Article | 8 min read

Help desk vs. service desk: What’s the difference?

What's the difference between a help desk and a service desk? Your ultimate comparison guide.

By Alex Smithers, Contributing Writer

Last updated April 22, 2022

Have you ever overheard a heated discussion about the differences between help desks, service desks, and information technology service management (ITSM)? Many in the world of customer support have, and if you haven’t yet, you likely will at some point.

Despite the controversy over help desk vs. service desk, experts agree that the two terms differ. The distinctions include how they relate to users and the value they offer—and support reps should know them. Read on to understand the key differences like a veteran rep and navigate the ocean of IT support with confidence.

Help desk vs. service desk

Service desks and help desks have critical roles to play within an IT support strategy. While many companies use the terms interchangeably, service desks tend to handle a wider array of IT support activities than help desks and provide a complete end-to-end service. Help desks are reserved for when “stuff hits the fan”—they’re designed to solve problems. That’s it. A service desk is like a Swiss Army Knife, while a help desk is similar to a first aid kit.

The main difference between a help desk and service desk is that a service desk is where your employees go if they need something fixed. It traditionally supports a business’ technology infrastructure. A help desk is where customers and employees go to get answers about your company’s products or services, including solutions to any IT outages or end-user issues.

Some argue that the difference between a help desk and a service desk is that a service desk is an evolution of a help desk, reflecting a new focus on serving end-users in a fast, personalized way.

What is a help desk?

A help desk diagnoses and fixes immediate problems—particularly technical IT issues—like slow-running software, glitches, blue/black screens of death, and connectivity issues. In ITSM terms, experts call this incident management.

Some see help desks as “old school” because they came onto the scene in the early days of personal and business computing. They’ve also developed a reputation for unapproachability due to the lack of focus on serving end-users in a fast, personalized way.

The service desk was developed in response to the perceived inadequacies of the help desk, so there’s an assumption that help desks are simply less useful service desks. But help desks still boast the same benefits as service desks: They drive customer and employee satisfaction, and they enable a business to provide support at scale.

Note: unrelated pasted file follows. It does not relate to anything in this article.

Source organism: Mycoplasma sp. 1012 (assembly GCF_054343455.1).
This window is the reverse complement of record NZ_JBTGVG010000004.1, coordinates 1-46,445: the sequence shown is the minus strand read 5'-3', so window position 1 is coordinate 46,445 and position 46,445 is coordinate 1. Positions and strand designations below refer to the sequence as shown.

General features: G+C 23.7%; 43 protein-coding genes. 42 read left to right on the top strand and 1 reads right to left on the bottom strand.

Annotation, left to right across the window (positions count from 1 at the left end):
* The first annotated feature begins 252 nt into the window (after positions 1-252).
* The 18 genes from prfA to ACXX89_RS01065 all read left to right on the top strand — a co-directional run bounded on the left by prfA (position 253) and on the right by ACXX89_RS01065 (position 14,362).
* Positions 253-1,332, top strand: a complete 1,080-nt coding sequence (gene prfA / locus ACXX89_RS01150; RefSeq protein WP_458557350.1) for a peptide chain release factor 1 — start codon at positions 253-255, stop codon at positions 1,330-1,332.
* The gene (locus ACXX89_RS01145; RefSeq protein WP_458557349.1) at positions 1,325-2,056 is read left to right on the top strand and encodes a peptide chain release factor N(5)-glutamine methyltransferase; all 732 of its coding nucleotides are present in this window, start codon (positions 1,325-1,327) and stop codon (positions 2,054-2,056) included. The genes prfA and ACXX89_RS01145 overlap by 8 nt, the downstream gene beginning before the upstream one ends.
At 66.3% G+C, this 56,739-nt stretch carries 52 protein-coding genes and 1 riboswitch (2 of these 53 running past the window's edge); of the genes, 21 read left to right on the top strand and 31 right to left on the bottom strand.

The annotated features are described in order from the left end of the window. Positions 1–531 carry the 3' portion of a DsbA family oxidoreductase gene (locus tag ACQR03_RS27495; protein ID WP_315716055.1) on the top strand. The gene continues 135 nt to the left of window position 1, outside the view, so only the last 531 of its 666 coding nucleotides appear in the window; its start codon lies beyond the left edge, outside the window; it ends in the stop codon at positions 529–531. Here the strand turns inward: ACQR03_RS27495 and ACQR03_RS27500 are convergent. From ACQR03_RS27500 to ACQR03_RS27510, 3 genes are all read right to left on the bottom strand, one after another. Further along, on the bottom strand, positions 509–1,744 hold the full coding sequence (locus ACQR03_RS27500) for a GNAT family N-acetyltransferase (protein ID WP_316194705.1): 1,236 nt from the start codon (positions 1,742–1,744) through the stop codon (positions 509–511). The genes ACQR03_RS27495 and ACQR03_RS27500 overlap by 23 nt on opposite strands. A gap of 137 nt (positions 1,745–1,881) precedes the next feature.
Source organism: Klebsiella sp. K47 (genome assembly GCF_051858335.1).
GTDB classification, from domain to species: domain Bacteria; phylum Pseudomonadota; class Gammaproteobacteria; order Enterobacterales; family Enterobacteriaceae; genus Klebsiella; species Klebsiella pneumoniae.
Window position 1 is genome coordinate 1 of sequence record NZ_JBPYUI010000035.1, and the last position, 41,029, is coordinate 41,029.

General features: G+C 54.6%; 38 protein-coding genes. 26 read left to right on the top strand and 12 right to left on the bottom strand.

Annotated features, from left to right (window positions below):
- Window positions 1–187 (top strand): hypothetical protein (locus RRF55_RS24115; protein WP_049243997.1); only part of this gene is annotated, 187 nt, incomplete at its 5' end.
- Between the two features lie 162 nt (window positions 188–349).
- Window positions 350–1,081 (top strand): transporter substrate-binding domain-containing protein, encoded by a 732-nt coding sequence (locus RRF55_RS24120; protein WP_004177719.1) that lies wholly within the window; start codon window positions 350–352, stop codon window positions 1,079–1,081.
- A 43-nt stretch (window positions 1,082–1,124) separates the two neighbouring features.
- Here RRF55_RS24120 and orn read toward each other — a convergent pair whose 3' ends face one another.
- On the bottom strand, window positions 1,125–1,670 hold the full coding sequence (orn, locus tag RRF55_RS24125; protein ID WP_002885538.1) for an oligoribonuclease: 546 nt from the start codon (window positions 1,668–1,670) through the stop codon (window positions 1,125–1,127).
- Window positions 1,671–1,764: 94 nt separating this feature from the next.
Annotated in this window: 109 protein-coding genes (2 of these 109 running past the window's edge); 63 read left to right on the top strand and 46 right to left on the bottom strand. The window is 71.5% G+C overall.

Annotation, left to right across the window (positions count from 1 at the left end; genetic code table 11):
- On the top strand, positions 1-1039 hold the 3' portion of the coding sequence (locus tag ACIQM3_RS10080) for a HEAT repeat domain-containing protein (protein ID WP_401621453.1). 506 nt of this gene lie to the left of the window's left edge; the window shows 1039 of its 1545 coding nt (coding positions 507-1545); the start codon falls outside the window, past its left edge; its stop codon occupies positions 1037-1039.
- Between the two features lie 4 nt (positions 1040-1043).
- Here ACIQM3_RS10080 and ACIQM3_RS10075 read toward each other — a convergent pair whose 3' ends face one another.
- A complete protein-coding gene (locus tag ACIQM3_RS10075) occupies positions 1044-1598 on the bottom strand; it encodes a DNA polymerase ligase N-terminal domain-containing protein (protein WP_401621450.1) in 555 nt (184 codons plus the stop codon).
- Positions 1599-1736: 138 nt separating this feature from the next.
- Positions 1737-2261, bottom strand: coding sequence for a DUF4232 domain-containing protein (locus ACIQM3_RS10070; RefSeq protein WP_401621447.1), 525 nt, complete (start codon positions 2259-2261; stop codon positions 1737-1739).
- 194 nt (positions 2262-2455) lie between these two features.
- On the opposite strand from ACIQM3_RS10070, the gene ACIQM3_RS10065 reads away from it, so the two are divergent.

What is a service desk?

A service desk offers support for a broad range of IT issues, serving as a single point of contact between the user and the service provider. It can handle password resets, answer questions about functionality, update subscription details, track new feature requests, and more.

Service desks engage in multiple ITSM activities, including:

  • Incident management: restoring normal service when something goes wrong
  • Service request management: authorizing access to a new technology
  • Knowledge management: creating and publishing helpful resources for users
  • Self-service: empowering users to resolve their own tech-related problems
  • Reporting: notifying concerned parties about important changes, issues, or events

IT service desks are accountable for the quality of support they provide, too. The goal is to deliver standout service in a timely manner. So, they’re evaluated on response time, ease of access, concern shown for the customer, and so on.

Why use service desks and help desks?

Comparing the service desk and the help desk, you’ll notice that the help desk is narrower in focus. While a help desk is limited to incident management, a service desk is able to cover various activities. So you might be wondering, If service desks are more broadly useful, then why are there still help desks?

There are two main reasons:

  • Flexibility. The definitions of help desk and service desk are based on general agreement, not official ruling. This leaves the door open to exceptions. Some companies may use the term “help desk” because they want it to sound helpful, even if it operates as a service desk.
  • Focus. There are times when you may want a team dedicated to fixing technical problems. IT help desks only serve external customers or internal users needing technical support. This increases not only customer satisfaction but also employee satisfaction. Say an employee at a large company discovers their virtual desktop isn’t working one morning. They can use the internal IT help desk to find a solution on their own or easily submit a ticket if they need additional support.

Build a best-in-class customer self-service experience

This free guide is designed to help you create the right practices internally and build the best self-service experience you can for your customers.

Service desk vs. help desk: understanding the similarities

Though service desks and help desks are distinct tools, they’re both used to provide great support and positive experiences. The two types of IT support offer the same seven benefits:

  1. Resolve issues quickly